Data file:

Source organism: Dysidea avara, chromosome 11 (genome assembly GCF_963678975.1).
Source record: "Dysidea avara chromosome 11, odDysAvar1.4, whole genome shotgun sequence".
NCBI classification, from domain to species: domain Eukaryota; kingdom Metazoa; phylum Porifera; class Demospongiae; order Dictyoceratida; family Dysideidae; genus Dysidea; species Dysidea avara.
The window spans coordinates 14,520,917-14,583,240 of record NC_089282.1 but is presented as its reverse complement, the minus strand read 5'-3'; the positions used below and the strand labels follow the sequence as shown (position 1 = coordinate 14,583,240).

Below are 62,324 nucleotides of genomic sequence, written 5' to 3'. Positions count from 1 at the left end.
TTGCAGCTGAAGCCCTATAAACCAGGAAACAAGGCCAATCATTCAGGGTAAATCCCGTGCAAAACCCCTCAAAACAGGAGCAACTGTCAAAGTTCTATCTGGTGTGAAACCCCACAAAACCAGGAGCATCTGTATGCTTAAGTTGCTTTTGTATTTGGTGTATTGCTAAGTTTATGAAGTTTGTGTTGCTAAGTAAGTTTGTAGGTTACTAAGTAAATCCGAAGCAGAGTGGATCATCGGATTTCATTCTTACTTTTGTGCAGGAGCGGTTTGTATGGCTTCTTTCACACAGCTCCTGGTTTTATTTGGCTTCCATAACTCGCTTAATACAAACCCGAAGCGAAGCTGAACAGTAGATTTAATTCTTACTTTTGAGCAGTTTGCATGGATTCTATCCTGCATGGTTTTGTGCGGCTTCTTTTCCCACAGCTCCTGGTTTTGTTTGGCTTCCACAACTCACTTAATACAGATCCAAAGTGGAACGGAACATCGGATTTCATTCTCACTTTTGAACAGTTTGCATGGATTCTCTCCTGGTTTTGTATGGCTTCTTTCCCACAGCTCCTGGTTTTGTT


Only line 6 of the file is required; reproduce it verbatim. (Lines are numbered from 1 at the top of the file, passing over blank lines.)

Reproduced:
TTGCAGCTGAAGCCCTATAAACCAGGAAACAAGGCCAATCATTCAGGGTAAATCCCGTGCAAAACCCCTCAAAACAGGAGCAACTGTCAAAGTTCTATCTGGTGTGAAACCCCACAAAACCAGGAGCATCTGTATGCTTAAGTTGCTTTTGTATTTGGTGTATTGCTAAGTTTATGAAGTTTGTGTTGCTAAGTAAGTTTGTAGGTTACTAAGTAAATCCGAAGCAGAGTGGATCATCGGATTTCATTCTTACTTTTGTGCAGGAGCGGTTTGTATGGCTTCTTTCACACAGCTCCTGGTTTTATTTGGCTTCCATAACTCGCTTAATACAAACCCGAAGCGAAGCTGAACAGTAGATTTAATTCTTACTTTTGAGCAGTTTGCATGGATTCTATCCTGCATGGTTTTGTGCGGCTTCTTTTCCCACAGCTCCTGGTTTTGTTTGGCTTCCACAACTCACTTAATACAGATCCAAAGTGGAACGGAACATCGGATTTCATTCTCACTTTTGAACAGTTTGCATGGATTCTCTCCTGGTTTTGTATGGCTTCTTTCCCACAGCTCCTGGTTTTGTT